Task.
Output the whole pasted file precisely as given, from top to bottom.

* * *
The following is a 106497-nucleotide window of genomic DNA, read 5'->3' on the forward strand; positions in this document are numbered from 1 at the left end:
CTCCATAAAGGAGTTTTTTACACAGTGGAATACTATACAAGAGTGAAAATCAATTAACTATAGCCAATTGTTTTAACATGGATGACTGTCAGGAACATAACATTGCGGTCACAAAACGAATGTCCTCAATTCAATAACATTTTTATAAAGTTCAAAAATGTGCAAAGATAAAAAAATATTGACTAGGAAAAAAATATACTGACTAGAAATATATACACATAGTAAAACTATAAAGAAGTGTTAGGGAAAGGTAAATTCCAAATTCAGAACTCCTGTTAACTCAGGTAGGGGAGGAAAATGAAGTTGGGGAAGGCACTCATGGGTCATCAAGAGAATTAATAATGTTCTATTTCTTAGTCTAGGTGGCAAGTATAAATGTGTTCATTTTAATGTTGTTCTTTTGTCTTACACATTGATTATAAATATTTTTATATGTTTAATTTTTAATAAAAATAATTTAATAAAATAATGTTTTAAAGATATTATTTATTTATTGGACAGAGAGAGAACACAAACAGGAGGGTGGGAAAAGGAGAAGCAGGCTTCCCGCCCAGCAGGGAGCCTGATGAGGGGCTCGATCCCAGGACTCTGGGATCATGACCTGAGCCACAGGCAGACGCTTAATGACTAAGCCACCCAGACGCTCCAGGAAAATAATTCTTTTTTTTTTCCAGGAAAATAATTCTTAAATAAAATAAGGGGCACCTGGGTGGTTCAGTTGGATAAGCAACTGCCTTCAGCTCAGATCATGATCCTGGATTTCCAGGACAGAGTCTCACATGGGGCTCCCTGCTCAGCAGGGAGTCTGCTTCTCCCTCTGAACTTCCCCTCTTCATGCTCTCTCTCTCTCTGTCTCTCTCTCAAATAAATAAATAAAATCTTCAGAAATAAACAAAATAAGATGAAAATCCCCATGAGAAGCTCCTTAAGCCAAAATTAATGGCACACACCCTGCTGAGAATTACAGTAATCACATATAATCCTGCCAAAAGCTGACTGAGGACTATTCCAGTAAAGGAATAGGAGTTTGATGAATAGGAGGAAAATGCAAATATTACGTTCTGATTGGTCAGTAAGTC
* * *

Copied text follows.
The following is a 106497-nucleotide window of genomic DNA, read 5'->3' on the forward strand; positions in this document are numbered from 1 at the left end:
CTCCATAAAGGAGTTTTTTACACAGTGGAATACTATACAAGAGTGAAAATCAATTAACTATAGCCAATTGTTTTAACATGGATGACTGTCAGGAACATAACATTGCGGTCACAAAACGAATGTCCTCAATTCAATAACATTTTTATAAAGTTCAAAAATGTGCAAAGATAAAAAAATATTGACTAGGAAAAAAATATACTGACTAGAAATATATACACATAGTAAAACTATAAAGAAGTGTTAGGGAAAGGTAAATTCCAAATTCAGAACTCCTGTTAACTCAGGTAGGGGAGGAAAATGAAGTTGGGGAAGGCACTCATGGGTCATCAAGAGAATTAATAATGTTCTATTTCTTAGTCTAGGTGGCAAGTATAAATGTGTTCATTTTAATGTTGTTCTTTTGTCTTACACATTGATTATAAATATTTTTATATGTTTAATTTTTAATAAAAATAATTTAATAAAATAATGTTTTAAAGATATTATTTATTTATTGGACAGAGAGAGAACACAAACAGGAGGGTGGGAAAAGGAGAAGCAGGCTTCCCGCCCAGCAGGGAGCCTGATGAGGGGCTCGATCCCAGGACTCTGGGATCATGACCTGAGCCACAGGCAGACGCTTAATGACTAAGCCACCCAGACGCTCCAGGAAAATAATTCTTTTTTTTTTCCAGGAAAATAATTCTTAAATAAAATAAGGGGCACCTGGGTGGTTCAGTTGGATAAGCAACTGCCTTCAGCTCAGATCATGATCCTGGATTTCCAGGACAGAGTCTCACATGGGGCTCCCTGCTCAGCAGGGAGTCTGCTTCTCCCTCTGAACTTCCCCTCTTCATGCTCTCTCTCTCTCTGTCTCTCTCTCAAATAAATAAATAAAATCTTCAGAAATAAACAAAATAAGATGAAAATCCCCATGAGAAGCTCCTTAAGCCAAAATTAATGGCACACACCCTGCTGAGAATTACAGTAATCACATATAATCCTGCCAAAAGCTGACTGAGGACTATTCCAGTAAAGGAATAGGAGTTTGATGAATAGGAGGAAAATGCAAATATTACGTTCTGATTGGTCAGTAAGTC